Fear, loathing, forgiveness and more

Markets: first fear, then loathing 
US Treasury yields finished today's session higher by 2 bp to 4 bp after dropping earlier in the day after news of bombings in Brussels. Yields on 5-year notes dropped from 1.38 percent to a session low near 1.34 percent in London trading before starting to climb higher at noon in the US and finishing above 1.41 percent. Spreads on benchmark investment grade corporate default swaps widened by 2 bp today while nominal spreads to the Treasury curve in MBS tightened by 1 bp. (Milepost).

Markets: forgiveness, but not for MBS investors 
Federal Housing Finance Agency Director Mel Watt said today that he'll announce within 30 days if Fannie Mae and Freddie Mac will start forgiving principal on loans where the balance exceeds the value of the property, a plus for borrowers but a negative for MBS. Former Director Ed DeMarco rejected principal forgiveness in 2012, but calls for mercy have continued. The Wall Street Journal reported on Tuesday that the FHFA is considering a plan that could make up to 50,000 homeowners eligible. Assuming an average balance of $250,000, that would qualify $12.5 billion in MBS principal. Although that's a drop in the $5.4 trillion MBS market, the eligible loans likely are concentrated in a narrow range of MBS trading at high prices, where a small rise in prepayments could sting. (Milepost)

Economics: home prices keep rising
US home prices increased 0.5% MoM and 6% YoY in January, according to the Federal Housing Finance Agency’s monthly Home Price Index released today. Seasonally adjusted monthly price changes ranged from a 1% loss in the Middle Atlantic to a 1.7% gain in the South Atlantic. Yearly changes ranged from a 1.7% gain in the Middle Atlantic to an 8.9% rally in the South Atlantic. Standard & Poors recently projected home prices would rise this year by approximately 5%. (S&P).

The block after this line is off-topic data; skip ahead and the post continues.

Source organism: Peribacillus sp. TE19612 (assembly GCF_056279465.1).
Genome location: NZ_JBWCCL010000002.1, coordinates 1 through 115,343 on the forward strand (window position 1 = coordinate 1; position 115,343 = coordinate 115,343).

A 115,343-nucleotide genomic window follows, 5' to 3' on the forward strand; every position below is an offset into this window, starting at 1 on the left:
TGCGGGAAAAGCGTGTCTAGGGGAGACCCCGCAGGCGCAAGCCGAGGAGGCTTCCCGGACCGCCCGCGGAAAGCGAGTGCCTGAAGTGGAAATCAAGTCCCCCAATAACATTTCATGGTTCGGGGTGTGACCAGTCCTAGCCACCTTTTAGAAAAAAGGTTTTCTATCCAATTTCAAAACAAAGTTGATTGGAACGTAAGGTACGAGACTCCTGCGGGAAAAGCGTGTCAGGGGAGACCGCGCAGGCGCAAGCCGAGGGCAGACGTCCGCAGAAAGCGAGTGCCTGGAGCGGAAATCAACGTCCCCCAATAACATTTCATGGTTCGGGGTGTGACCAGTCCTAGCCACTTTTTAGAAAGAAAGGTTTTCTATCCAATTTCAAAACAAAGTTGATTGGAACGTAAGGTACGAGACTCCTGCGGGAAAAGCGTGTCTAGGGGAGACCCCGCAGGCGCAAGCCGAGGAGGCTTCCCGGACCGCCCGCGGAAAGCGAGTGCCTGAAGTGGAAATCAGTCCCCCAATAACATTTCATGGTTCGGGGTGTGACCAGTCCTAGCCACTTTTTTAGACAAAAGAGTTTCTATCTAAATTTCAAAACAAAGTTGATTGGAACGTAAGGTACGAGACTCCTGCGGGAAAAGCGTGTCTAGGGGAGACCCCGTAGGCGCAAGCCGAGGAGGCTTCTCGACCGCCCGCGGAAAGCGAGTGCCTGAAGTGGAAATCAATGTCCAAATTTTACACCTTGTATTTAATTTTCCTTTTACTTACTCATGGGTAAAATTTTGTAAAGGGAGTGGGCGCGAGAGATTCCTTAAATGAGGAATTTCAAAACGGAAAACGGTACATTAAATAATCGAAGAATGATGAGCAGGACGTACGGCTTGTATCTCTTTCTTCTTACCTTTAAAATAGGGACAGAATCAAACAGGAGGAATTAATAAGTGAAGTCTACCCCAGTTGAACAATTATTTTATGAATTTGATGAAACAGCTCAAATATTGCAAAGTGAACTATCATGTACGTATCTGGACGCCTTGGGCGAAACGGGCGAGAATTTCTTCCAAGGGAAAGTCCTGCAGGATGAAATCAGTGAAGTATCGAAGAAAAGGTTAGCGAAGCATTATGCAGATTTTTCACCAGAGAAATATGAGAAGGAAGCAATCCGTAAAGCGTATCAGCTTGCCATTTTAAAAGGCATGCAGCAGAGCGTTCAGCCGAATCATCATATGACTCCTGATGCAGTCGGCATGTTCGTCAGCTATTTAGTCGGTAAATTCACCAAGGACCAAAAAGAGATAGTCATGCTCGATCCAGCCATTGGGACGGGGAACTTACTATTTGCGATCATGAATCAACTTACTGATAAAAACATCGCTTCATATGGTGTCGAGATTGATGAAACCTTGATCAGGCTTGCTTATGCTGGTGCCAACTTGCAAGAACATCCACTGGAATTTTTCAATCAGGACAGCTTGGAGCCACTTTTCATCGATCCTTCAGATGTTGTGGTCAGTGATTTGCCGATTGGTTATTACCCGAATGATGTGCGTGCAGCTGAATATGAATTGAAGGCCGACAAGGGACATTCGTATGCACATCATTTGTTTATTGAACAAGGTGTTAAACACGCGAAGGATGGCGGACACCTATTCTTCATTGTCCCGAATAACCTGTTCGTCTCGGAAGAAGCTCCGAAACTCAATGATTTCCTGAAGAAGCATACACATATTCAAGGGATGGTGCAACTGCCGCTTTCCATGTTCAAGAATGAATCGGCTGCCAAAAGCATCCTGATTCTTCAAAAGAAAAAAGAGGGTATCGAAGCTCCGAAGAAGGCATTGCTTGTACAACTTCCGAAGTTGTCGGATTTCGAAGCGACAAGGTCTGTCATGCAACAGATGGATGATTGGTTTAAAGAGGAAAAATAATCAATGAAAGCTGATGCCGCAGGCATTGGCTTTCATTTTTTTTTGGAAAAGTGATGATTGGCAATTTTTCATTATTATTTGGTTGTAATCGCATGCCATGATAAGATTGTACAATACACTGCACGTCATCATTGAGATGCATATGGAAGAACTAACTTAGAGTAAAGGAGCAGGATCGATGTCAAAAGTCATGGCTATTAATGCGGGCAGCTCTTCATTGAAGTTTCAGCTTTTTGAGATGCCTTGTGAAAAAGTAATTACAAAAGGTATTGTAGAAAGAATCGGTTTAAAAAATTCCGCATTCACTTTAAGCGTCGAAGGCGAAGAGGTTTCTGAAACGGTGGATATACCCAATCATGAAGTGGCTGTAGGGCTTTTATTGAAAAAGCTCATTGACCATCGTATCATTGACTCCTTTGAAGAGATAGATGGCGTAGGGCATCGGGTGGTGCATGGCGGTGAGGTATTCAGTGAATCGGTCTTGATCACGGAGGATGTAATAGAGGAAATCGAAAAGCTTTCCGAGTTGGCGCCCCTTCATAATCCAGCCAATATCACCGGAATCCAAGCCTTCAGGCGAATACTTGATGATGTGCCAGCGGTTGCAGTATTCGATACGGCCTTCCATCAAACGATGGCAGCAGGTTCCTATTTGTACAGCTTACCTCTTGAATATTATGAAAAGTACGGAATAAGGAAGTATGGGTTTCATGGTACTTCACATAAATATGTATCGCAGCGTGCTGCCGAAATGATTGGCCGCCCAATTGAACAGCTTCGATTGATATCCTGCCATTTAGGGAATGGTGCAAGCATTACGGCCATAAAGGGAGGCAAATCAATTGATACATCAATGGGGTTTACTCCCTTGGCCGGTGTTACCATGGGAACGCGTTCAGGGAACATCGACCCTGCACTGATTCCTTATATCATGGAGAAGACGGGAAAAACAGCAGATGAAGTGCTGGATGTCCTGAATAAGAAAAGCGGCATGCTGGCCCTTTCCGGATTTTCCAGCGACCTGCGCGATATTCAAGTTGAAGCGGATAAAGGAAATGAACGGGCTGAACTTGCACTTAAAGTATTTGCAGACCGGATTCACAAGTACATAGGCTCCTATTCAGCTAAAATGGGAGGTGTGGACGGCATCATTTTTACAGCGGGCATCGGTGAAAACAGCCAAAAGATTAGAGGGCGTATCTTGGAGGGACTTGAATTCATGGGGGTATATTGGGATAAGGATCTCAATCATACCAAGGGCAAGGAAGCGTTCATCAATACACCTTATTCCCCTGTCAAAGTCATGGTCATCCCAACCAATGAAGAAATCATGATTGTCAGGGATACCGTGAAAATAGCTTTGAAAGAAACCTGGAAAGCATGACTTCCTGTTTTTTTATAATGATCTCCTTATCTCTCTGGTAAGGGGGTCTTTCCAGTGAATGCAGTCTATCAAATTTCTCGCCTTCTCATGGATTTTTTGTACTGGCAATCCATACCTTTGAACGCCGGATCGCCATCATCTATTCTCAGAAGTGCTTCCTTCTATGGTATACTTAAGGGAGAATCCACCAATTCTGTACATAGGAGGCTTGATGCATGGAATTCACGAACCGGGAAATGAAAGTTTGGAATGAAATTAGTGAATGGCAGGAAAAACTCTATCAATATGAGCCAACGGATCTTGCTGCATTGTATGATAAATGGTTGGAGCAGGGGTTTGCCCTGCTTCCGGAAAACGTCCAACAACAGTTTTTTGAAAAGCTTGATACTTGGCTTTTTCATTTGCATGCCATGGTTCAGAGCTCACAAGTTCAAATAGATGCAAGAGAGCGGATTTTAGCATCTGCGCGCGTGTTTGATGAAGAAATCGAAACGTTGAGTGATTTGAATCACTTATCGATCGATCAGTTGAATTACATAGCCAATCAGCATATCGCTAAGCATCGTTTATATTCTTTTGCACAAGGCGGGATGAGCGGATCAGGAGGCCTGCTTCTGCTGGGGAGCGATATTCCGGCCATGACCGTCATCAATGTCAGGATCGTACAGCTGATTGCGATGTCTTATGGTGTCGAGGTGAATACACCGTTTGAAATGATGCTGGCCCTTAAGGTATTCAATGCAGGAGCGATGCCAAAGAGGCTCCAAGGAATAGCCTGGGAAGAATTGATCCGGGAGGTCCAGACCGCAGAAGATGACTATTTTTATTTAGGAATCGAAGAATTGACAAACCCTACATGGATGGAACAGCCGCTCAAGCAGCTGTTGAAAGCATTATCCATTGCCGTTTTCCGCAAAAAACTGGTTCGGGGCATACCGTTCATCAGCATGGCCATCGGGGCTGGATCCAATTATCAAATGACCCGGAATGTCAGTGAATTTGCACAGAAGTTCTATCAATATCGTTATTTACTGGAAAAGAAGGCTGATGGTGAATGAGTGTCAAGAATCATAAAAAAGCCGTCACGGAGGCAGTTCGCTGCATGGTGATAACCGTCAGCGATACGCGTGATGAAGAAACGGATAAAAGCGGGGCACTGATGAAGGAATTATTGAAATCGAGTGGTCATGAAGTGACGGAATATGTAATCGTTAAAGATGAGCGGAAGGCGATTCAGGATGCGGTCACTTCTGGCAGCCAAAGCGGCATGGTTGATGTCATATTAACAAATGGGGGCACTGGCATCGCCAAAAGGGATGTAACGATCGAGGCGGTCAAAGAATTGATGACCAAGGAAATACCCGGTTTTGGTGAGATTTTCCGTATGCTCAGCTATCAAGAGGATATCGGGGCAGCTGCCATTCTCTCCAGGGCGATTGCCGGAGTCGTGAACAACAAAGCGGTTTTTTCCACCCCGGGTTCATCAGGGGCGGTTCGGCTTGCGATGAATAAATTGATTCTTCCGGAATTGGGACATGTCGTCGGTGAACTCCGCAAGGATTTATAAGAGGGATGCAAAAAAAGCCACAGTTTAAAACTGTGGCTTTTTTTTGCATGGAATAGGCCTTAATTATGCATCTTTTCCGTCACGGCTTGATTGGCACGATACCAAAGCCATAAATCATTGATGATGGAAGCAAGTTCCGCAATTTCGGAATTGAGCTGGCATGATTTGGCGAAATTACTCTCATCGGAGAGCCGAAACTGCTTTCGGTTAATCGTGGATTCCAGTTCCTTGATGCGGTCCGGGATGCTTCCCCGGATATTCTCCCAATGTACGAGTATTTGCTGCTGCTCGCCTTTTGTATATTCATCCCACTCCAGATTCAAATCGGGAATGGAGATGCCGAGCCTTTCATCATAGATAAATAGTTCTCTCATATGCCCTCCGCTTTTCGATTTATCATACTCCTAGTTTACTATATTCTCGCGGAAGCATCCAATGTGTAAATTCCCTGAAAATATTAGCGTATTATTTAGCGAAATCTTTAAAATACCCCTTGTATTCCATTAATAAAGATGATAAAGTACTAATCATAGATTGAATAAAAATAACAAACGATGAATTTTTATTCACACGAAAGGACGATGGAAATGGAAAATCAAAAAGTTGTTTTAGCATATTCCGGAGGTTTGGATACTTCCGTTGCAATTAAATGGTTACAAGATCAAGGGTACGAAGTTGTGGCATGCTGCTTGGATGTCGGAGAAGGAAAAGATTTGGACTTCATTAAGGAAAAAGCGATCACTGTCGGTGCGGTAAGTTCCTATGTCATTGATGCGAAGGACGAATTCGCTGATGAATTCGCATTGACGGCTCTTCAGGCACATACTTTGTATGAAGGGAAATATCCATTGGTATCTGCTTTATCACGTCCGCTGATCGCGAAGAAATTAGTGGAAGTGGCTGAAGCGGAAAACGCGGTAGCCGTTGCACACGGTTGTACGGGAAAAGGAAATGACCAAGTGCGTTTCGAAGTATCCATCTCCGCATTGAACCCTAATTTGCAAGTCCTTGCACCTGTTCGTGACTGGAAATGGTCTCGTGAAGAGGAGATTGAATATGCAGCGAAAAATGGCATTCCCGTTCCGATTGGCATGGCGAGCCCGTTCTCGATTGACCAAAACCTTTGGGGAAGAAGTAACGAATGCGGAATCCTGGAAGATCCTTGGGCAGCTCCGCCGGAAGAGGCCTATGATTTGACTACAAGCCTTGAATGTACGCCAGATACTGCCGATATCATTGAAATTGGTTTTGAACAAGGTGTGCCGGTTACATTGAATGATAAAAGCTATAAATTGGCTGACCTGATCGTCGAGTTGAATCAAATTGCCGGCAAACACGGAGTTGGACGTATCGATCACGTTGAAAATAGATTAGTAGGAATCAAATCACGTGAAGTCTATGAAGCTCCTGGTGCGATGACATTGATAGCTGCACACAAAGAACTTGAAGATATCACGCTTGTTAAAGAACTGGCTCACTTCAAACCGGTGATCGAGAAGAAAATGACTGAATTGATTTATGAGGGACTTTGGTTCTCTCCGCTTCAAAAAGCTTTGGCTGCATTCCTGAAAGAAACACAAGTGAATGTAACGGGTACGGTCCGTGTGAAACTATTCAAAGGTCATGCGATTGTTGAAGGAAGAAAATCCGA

Banking: CFPB makes mortgage lending a little easier for littler banks 
Smaller banks will now have an easier time offering mortgages with balloon payments. The Consumer Finance Protection Bureau today issued a rule that will allow smaller lenders to offer balloon loans as long as the lender makes at least one mortgages in a rural or underserved area. Before this revision, a lender had to make at least half of its mortgage loans in rural or underserved areas. Under the CFPB rules, a small creditor is one that makes no more than 2,000 loans. The new rule takes effect March 31. (CU Insight)

Banking: Wells Fargo tops CRE debt originators
Wells Fargo ended up at the top of the stack last year in total commercial real estate debt origination, according to figures released today by the Mortgage Bankers Association. But others took the lead in different market niches. For commercial bank CRE: JP Morgan, Bank of America and PNC. For private CMBS: Eastil Secured, Deutsche Bank and JP Morgan. For life insurance CRE: MetLife, HFF and Prudential. For Fannie Mae CMBS: Wells Fargo, Walker & Dunlop and Berkadia. For Freddie Mac CMBS: Berkadia, CBRE and Walker & Dunlop. And for FHA/Ginnie Mae CMBS: Berkadia, Red Mortgage and Wells Fargo. (Bloomberg).